But are all gorps fleems? That is, is "all glorps are fleems" a true statement, false statement, undecidable statement, or an unsolved statement, i.e. a statement that is not known to be true, false, or undecidable? If ideas are material states, what distinguishes a "true" material state from a "false" material state?

Wright doesn't say. But we can fix this deficiency. A proof is a statement about a statement. If something is true, then there exists a set of statements, constructed via agreed upon rules, that end with the label "true" (i.e. the computation that these things are the same) or "false" (the computation that these things are not the same). If we can label statements with numbers and have these numbers represent material states, we can likewise label statements about statements. We could, if we wanted, augment the number associated with a statement with the truth value of the statement. And this number would correspond to a particular arrangement of atoms in the universe. So we can number statements, true statements, false statements, etc.

Now, one part of Wright's proof that needs to be stated is that there should be only one mind in the universe. The arrangement of atoms in Wright's head is a small subset of all of the arrangements of atoms in the universe. When Wright thinks "all glorps are fleems," another sentient creature could, at the same time, be thinking "all glorps are not fleems," while yet another creature could be thinking "I want lunch." I would hope that Wright does not think that what happens locally in his head affects the entire universe, although his commentary on his proof may actually suggest he does. In either case, let's update the proof to say that the universe consists solely of the atoms in Wright's brain, a pencil, and the paper on which statements are written. The proof does not suffer if it ends up showing that there is something in his head that does not correspond to an arrangement of atoms.

So what Wright wants to do is to construct a true statement whose arbitrary number does not map to any arrangement of atoms. If he can do that, then there exists something which we acknowledge to be true, but which doesn't depend on atoms for its truth. It really is immaterial.

So let's now consider the heart of Wright's proof. He reasons as follows:

So what's wrong? A couple of things.

First, the assertion "Statement G is either false or true" isn't necessarily true. G could be undecidable or it could be unknown at this time. If you're going to claim something is true, you have to provide the proof (or take it as an axiom). To prove G, one has to prove "statement R is true". But watch what happens when we start substituting equal things:

Trying to express R results in an infinite expansion. Using this technique, G is undecideable. Therefore, the claim that "Statement G is either false or true" is false. And the proof fails.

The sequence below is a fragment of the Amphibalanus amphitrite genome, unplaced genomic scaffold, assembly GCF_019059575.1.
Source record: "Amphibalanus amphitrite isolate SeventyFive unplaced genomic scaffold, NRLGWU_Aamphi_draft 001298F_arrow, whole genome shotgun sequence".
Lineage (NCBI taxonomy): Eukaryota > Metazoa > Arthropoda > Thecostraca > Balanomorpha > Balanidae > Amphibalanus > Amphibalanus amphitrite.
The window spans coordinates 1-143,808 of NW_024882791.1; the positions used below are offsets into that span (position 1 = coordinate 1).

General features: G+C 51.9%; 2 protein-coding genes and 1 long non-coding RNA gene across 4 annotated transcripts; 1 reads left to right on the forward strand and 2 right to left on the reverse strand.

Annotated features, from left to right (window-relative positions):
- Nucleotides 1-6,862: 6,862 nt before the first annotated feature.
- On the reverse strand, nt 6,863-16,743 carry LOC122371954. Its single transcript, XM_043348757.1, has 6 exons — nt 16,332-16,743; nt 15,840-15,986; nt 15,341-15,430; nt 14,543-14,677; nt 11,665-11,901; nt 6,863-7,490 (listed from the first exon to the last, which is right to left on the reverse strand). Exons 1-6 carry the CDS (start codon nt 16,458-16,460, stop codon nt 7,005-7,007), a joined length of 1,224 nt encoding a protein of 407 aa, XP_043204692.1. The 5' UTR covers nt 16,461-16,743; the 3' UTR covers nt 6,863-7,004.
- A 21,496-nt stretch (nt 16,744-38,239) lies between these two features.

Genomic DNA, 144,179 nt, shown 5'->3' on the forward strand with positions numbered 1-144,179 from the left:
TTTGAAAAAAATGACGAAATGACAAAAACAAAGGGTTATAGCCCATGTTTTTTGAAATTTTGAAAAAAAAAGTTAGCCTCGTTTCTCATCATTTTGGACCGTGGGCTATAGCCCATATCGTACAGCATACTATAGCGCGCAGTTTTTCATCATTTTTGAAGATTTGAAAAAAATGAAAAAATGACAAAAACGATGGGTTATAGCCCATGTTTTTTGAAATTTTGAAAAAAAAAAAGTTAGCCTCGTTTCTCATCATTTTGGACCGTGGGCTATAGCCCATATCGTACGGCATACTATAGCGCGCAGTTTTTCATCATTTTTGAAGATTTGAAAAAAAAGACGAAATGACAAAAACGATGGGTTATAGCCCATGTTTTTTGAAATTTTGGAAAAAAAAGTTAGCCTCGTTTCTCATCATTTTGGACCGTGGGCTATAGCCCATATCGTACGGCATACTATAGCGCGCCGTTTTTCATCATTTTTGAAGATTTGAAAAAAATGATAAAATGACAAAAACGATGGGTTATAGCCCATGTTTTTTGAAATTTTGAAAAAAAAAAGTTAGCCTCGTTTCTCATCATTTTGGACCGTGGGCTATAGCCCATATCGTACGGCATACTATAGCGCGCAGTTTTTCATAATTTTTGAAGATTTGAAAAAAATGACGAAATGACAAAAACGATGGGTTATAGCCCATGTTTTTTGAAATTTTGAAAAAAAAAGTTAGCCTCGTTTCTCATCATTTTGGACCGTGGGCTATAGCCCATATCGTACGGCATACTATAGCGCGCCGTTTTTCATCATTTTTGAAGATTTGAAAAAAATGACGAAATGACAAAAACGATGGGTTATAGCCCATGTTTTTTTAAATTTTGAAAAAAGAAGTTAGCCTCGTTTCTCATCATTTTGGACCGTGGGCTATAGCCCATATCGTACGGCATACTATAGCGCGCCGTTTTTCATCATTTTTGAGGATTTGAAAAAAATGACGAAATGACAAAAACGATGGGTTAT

But we can approach the proof another way. Wright has a strange notion of "truth". He seems to think that "true" statements correspond to physical conditions in the universe (which is true) but that false statements do not. But a false statement is just as much an arrangement of atoms as a true statement is an arrangement of atoms. Clearly this is so. "There are four lights" is a true statement and is an arrangement of atoms of ink on paper or photons emitted from a display. "There are five lights" is a false statement but it, too, is an arrangement of atoms.

Assigning arbitrary numbers to statements only serves to confuse the issue, so let's get rid of the numbers. And let's do this by showing that numbers aren't needed. We can certainly arbitrarily assign numbers to statements, as Wright did. But we can also encode the statements as if they were polynomials. Count the numbers in the character set and that will be the base. Map the first character in the alphabet to 0, the second to 1 and, finally, the last character to base - 1. Then treat each statement as if the letters were coefficients of a polynomial and evaluate it via Horner's method. With this method, each statement can be converted to a number and can be converted back to the original statement. Since numbers and statements are equivalent, we can get rid of the numbers and just use the statements directly.

Then the proof becomes:

Statement R is then clearly false, so statement G is false, and the proof falls apart.

Two different ways of looking at the proof give the same result that the proof is wrong.

QED.

[1] The arrangement of atoms in his head affects the entire universe? That some people believe this is not unheard of, as the quote from Gene Wolfe at the end of this post shows.

In mathematics, a proof is a sequence of steps that follow an agreed upon set of rules that results in an answer. In computer science, this same idea is called an algorithm. Because Wright attempts to use both the technique of proof by contradiction and the technique of self-reference in his proof, let me begin by showing how these techniques are correctly used.